Inhibition of voltage-gated calcium currents in type II vestibular hair cells by cinnarizine
- 149 Downloads
Cinnarizine is pharmaceutically used in conditions with vestibular vertigo such as Meniere’s disease. It is thought to act on extra-vestibular targets. We hypothesized that cinnarizine, as a blocker of L-type Ca2+ channels, may directly target vestibular hair cells where Ca2+ currents are important for the mechano-electrical transduction and transmitter release. Our aim was to clarify whether cinnarizine affected voltage-dependent Ca2+ currents in vestibular type II hair cells. Such cells were isolated from inner ears of guinea pigs by enzymatic and mechanical dissection from the gelatinous otolithic membrane and studied with the patch-clamp technique in conventional whole-cell mode. Ca2+ currents were elicited by depolarizing pulses in a solution containing 1.8 mM Ca2+ and 40 mM Ba2+. These currents resembled L-type currents (ICa,L) with respect to their voltage-dependence and their inhibition by nifedipine and Cd2+ but did not show time-dependent inactivation. The currents were inhibited by cinnarizine in a concentration-dependent and reversible manner. The IC50 was 1.5 μM. A block exceeding 80% was achieved with 10 µM. The onset of current block was faster with higher concentrations but the reversibility after wash-out was less, suggesting accumulation in the membrane. We conclude that these direct actions of cinnarizine on hair cells should be considered as molecular mechanisms contributing to therapeutic effects of cinnarizine in vertigo.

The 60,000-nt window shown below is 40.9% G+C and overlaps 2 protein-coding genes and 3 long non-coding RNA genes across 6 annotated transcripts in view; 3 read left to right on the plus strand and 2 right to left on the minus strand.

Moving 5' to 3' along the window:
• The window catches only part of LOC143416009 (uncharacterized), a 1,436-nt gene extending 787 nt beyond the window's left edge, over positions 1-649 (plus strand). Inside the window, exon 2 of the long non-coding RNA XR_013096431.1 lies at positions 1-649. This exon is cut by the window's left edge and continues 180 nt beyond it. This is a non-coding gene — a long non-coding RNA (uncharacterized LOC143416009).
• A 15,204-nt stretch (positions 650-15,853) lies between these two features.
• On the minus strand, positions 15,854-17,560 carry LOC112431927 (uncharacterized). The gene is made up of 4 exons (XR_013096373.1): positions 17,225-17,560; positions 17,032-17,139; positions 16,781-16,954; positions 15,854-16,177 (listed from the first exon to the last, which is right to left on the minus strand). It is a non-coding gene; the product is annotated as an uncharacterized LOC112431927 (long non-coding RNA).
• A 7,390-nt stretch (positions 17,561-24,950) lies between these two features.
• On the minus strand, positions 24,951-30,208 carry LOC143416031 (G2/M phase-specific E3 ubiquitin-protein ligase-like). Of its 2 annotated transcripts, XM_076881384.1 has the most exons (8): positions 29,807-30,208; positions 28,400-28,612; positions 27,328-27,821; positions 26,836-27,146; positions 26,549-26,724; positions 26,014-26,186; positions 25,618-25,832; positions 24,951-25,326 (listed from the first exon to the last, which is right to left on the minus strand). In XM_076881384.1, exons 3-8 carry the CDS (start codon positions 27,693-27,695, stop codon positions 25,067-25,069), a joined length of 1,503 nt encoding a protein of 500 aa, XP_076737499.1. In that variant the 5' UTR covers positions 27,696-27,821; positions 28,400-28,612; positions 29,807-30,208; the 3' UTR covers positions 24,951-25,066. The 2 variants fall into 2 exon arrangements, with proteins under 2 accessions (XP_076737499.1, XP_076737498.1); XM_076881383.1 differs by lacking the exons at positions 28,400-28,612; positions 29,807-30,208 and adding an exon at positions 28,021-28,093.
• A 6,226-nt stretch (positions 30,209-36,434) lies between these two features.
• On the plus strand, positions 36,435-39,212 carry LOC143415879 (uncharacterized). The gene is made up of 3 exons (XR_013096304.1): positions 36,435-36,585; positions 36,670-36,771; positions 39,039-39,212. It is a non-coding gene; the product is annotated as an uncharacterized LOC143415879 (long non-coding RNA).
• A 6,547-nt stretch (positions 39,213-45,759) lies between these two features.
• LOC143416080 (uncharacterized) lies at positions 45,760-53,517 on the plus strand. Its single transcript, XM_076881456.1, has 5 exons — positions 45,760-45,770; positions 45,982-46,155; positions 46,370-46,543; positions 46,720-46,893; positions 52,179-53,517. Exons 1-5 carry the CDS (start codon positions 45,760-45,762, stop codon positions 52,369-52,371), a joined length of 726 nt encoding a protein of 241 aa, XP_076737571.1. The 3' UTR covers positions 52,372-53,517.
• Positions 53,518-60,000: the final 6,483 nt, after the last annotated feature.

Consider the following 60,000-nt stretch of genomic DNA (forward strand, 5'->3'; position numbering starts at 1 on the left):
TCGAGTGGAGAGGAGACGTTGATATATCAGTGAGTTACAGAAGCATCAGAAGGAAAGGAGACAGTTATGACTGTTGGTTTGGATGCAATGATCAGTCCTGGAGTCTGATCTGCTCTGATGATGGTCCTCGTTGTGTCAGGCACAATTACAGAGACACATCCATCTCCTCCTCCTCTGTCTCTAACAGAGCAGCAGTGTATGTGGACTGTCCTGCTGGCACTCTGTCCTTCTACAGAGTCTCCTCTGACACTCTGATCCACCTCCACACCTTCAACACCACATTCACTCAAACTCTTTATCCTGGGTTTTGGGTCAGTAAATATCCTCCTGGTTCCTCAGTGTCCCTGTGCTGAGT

KeywordsCinnarizine Vestibular hair cells Nifedipine Cadmium Calcium currents Calcium channel blockers Patch clamp
We thank Dr. Jörg Eisfeld, Institute of Physiology, RWTH Aachen, for helpful discussions, Ilinica Ionescu for expert technical assistance, and Dr. Ralf Hausmann for help with the analysis of concentration-dependent effects of cinnarizine. The study was supported by a grant of Hennig Pharmazeuticals to P.D.
- Colletti V (2000) Medical treatment in Meniere’s disease: avoiding vestibular neurectomy and facilitating postoperative compensation. Acta Otolaryngol (Suppl) 544:27–33Google Scholar
- Griguer C, Kros CJ, Sans A, Lehouelleur J (1993) Potassium currents in type II vestibular hair cells isolated from the guinea-pig’s crista ampullaris. Pflügers Arch 425:344–352Google Scholar
- Hamill OP, Marty A, Neher E, Sakmann B, Sigworth FJ (1981) Improved patchclamp techniques for high-resolution current recording from cells and cell-free membrane patches. Pflügers Arch 391:85–100Google Scholar
- Pianese CP, Hidalgo LO, Gonzalez RH, Madrid CE, Ponce JE, Ramirez AM, Moran LM, Arenas JE, Rubio AT, Uribe JO, Abiuso J, Hanuch E, Alegria J, Volpi C, Flaskamp R, Sanjuan AP, Gomez JM, Hernandez J, Pedraza A, Quijano D, Martinez C, Castaneda JR, Guerra OJ, F GV (2002) New approaches to the management of peripheral vertigo: efficacy and safety of two calcium antagonists in a 12-week, multinational, double-blind study. Otol Neurotol 23:357–363CrossRefPubMedGoogle Scholar
- Schremmer D, Bognar-Steinberg I, Baumann W, Pytel J (1999) Efficacy and tolerability of a fixed combination of cinnarizine and dimenhydrinate in treatment of vertigo. Clin Drug Invest 18:355–368Google Scholar
- Thomsen J, Schroder H, Klinken L, Jorgsen MB (1984) Meniere’s disease: peripheral or central origin. A neuroanatomical study. Acta Otolaryngol (Suppl) 406:46–51Google Scholar